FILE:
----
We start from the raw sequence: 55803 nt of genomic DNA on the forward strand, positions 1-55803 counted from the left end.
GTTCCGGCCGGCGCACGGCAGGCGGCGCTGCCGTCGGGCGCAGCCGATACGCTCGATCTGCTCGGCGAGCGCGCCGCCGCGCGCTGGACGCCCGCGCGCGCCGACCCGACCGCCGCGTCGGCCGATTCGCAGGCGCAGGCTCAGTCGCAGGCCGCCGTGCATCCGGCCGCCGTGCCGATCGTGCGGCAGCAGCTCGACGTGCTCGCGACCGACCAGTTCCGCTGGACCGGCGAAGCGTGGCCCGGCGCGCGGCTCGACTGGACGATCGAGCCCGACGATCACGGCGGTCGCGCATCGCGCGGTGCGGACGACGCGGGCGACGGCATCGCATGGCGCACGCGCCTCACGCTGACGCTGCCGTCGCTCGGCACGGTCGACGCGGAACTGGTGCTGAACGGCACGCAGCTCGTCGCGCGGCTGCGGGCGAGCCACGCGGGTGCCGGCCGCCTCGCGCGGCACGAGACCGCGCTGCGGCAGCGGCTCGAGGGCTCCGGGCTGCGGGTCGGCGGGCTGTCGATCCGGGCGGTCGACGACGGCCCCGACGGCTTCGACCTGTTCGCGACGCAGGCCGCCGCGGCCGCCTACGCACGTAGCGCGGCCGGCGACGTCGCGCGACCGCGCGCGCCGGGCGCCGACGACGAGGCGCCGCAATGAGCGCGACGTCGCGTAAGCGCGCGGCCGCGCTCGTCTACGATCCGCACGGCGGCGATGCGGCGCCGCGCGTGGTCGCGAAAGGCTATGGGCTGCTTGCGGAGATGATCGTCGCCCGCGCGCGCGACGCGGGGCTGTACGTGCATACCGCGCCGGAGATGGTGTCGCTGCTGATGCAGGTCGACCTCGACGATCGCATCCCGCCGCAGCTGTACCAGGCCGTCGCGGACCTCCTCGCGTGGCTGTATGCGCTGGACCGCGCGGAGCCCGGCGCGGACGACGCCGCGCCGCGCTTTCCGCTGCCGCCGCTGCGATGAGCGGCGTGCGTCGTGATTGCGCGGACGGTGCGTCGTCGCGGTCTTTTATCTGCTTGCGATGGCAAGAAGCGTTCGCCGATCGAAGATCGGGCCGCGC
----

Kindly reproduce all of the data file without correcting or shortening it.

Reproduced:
We start from the raw sequence: 55803 nt of genomic DNA on the forward strand, positions 1-55803 counted from the left end.
GTTCCGGCCGGCGCACGGCAGGCGGCGCTGCCGTCGGGCGCAGCCGATACGCTCGATCTGCTCGGCGAGCGCGCCGCCGCGCGCTGGACGCCCGCGCGCGCCGACCCGACCGCCGCGTCGGCCGATTCGCAGGCGCAGGCTCAGTCGCAGGCCGCCGTGCATCCGGCCGCCGTGCCGATCGTGCGGCAGCAGCTCGACGTGCTCGCGACCGACCAGTTCCGCTGGACCGGCGAAGCGTGGCCCGGCGCGCGGCTCGACTGGACGATCGAGCCCGACGATCACGGCGGTCGCGCATCGCGCGGTGCGGACGACGCGGGCGACGGCATCGCATGGCGCACGCGCCTCACGCTGACGCTGCCGTCGCTCGGCACGGTCGACGCGGAACTGGTGCTGAACGGCACGCAGCTCGTCGCGCGGCTGCGGGCGAGCCACGCGGGTGCCGGCCGCCTCGCGCGGCACGAGACCGCGCTGCGGCAGCGGCTCGAGGGCTCCGGGCTGCGGGTCGGCGGGCTGTCGATCCGGGCGGTCGACGACGGCCCCGACGGCTTCGACCTGTTCGCGACGCAGGCCGCCGCGGCCGCCTACGCACGTAGCGCGGCCGGCGACGTCGCGCGACCGCGCGCGCCGGGCGCCGACGACGAGGCGCCGCAATGAGCGCGACGTCGCGTAAGCGCGCGGCCGCGCTCGTCTACGATCCGCACGGCGGCGATGCGGCGCCGCGCGTGGTCGCGAAAGGCTATGGGCTGCTTGCGGAGATGATCGTCGCCCGCGCGCGCGACGCGGGGCTGTACGTGCATACCGCGCCGGAGATGGTGTCGCTGCTGATGCAGGTCGACCTCGACGATCGCATCCCGCCGCAGCTGTACCAGGCCGTCGCGGACCTCCTCGCGTGGCTGTATGCGCTGGACCGCGCGGAGCCCGGCGCGGACGACGCCGCGCCGCGCTTTCCGCTGCCGCCGCTGCGATGAGCGGCGTGCGTCGTGATTGCGCGGACGGTGCGTCGTCGCGGTCTTTTATCTGCTTGCGATGGCAAGAAGCGTTCGCCGATCGAAGATCGGGCCGCGC